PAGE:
Black Friday is not coming to Germany, it′s already here | Business| Economy and finance news from a German perspective | DW | 23.11.2017
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Black Friday is not coming to Germany, it's already here

Searching for bargains on Black Friday and Cyber Monday is quickly spreading across the globe as retailers are using what was once a truly American tradition for their advantage.

In America, Thanksgiving is always celebrated on the fourth Thursday of November. The next day has become known as Black Friday, which is the unofficial start to the Christmas shopping season. Shoppers have turned this day into the biggest single shopping day of the year. Some stores now open at midnight to get in more sales with all the accompanying shoving, screaming kids and long lines.

But as more and more people turned to online shopping, the following Monday was dubbed the new next best thing, Cyber Monday, with even more hype and discounts.

Now Germans, who don't even celebrate Thanksgiving and are not known for splashing out extravagantly, fear that this retailing development is on the march. Their fears are overstated, because this phenomenon has already arrived. Last year, around 16 percent of Germans shopped online on Black Friday looking for steep discounts.   

The German Trade Association (HDE) says that last year Black Friday and Cyber Monday taken together brought online sales of around €1.7 billion ($2 billion), which works out to be €170 per person on Black Friday and €120 per person on Cyber Monday. This year will surely top that. 

Follow the leaders

But brick-and-mortar stores on both sides of the Atlantic are not giving up and are revving up their offers of discounts, entertainment, extravagant decorations and photo ops with Santa. They need to keep the shoppers they have and in the best case scenario, lure back some of their shoppers who they lost to the digital world.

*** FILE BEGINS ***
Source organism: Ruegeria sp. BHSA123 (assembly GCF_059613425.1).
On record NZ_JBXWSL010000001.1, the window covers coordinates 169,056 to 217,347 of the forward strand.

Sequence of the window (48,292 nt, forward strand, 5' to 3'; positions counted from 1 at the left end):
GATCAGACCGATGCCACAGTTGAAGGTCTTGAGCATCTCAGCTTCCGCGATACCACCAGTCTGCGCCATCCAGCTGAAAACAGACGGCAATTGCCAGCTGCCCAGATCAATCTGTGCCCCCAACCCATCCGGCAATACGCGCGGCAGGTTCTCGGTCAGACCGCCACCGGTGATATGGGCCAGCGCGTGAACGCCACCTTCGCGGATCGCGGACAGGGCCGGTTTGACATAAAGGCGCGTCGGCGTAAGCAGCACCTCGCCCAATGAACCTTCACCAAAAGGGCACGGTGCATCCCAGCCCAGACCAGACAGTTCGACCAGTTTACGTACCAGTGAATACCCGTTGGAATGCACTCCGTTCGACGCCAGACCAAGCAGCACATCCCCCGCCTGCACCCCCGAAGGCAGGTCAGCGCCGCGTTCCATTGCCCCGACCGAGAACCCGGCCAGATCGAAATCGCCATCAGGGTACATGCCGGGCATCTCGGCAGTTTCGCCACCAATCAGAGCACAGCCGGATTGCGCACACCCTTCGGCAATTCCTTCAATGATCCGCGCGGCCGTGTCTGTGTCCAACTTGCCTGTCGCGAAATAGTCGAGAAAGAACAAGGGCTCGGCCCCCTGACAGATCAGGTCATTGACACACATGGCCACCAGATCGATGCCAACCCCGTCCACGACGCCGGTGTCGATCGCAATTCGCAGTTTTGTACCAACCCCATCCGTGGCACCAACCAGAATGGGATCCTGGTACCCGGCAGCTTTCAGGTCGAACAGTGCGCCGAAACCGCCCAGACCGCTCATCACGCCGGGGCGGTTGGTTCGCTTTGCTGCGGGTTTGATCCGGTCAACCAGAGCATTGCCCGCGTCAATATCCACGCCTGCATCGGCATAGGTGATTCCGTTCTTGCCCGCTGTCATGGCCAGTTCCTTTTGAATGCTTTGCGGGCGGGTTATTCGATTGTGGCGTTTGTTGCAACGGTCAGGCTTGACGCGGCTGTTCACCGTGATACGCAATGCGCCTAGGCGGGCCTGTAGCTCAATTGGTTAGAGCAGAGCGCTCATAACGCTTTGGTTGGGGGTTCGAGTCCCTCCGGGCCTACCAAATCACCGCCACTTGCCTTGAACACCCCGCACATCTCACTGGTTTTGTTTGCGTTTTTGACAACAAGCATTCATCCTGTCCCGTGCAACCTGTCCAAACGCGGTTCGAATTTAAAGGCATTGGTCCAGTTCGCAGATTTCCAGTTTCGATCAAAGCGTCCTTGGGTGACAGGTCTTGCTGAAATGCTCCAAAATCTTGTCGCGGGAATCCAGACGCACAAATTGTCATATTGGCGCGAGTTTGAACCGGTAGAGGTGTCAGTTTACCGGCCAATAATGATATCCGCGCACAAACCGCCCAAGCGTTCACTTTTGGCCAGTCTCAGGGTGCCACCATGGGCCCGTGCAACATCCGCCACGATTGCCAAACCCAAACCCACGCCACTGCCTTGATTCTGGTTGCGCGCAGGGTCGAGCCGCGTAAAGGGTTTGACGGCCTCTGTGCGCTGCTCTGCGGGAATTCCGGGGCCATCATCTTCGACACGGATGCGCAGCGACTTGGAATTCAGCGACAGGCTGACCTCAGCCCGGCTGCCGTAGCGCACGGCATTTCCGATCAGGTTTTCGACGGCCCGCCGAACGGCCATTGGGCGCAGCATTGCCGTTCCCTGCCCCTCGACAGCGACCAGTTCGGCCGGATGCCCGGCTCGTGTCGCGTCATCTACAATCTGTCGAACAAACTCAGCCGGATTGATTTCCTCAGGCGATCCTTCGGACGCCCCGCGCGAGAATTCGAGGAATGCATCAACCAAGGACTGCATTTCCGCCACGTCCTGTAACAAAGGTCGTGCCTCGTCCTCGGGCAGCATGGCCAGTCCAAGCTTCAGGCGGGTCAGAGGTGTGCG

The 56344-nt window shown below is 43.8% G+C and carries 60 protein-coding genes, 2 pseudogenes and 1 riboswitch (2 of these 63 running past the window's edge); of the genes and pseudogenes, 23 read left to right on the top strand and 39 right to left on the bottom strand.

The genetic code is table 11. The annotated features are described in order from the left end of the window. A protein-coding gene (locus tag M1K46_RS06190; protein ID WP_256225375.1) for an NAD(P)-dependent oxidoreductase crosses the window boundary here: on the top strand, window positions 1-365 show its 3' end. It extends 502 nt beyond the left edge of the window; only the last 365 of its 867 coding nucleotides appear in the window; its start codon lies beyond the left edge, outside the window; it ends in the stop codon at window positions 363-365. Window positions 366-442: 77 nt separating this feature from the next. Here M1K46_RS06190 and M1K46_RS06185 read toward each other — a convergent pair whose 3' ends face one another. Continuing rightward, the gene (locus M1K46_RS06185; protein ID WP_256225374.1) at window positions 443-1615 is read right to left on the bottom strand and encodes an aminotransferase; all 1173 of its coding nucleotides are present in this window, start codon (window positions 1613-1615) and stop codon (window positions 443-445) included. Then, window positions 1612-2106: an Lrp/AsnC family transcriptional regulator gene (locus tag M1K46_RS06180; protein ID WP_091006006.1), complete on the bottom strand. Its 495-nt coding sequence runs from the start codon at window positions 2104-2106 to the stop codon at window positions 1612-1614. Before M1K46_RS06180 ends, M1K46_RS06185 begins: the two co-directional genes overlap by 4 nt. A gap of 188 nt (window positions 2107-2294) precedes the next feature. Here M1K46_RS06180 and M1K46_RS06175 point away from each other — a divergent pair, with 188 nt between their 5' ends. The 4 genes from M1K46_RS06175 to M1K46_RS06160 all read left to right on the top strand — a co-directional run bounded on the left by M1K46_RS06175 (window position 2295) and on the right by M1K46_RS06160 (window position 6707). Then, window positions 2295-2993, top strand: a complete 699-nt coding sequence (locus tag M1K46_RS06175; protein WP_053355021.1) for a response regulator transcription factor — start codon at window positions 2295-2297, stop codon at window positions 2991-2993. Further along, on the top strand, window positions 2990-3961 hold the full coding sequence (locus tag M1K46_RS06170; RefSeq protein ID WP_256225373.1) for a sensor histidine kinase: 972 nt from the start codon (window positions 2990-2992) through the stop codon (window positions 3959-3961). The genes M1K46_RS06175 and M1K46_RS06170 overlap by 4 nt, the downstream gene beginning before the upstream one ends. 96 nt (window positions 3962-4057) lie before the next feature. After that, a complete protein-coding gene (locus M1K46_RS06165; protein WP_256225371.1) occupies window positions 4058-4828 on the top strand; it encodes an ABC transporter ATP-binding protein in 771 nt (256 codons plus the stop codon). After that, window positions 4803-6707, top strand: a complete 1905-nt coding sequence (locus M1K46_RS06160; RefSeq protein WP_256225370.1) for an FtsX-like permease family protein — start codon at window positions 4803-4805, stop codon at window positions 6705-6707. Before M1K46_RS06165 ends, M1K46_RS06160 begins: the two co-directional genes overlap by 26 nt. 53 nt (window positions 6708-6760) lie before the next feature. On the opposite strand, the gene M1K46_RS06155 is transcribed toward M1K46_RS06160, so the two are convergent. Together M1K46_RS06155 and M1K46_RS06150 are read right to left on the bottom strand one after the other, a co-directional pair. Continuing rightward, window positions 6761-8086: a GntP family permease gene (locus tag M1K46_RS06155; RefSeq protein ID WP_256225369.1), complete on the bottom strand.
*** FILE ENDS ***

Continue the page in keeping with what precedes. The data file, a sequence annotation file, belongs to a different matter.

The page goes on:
Read more: China's 'Singles Day' online shopping spree brings in billions

Besides working on their in-store image, many brick-and-mortar companies are also beefing up their own online presence through their websites, smartphone apps or working with other more experienced and well known online retailers like Amazon.

Therefore IHS Markit expects online sales to account for 18.3 percent of holiday sales in the US this year, up from 16.8 percent in 2016. Overall they estimate sales growth of 4.2 percent to about $685 billion for this holiday shopping season.

Not just Christmas markets and mulled wine

Back in Germany many retailing experts think that the German market is saturated. Germans are better savers than spenders. Now in order to entice Europeans to open their wallets, more and more occasions like Black Friday and Valentine's Day are being driven by merchants — most notably by online sellers like the German language sites of eBay and Amazon — obviously using their American bag of tricks.

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Yet giving out discounts on a few days a year can be addictive, for retailers and for shoppers. Once buyers start to expect them, merchants must keep giving them. It's a vicious circle.

Saturn, an electronics specialist, is already advertising "Black Week" with the "Best offers of the year." While Amazon Germany is a step ahead with "Cyber Monday Week" which offers new offers every morning at 6am.  

The most common explanation of the name Black Friday is that this is the day on which retailers finally go into the black on the balance sheets. Everything earned after this day is profit. But the more discounts that are offered, the more they will be expected. Selling goods — online or in shops — at full price will become harder.

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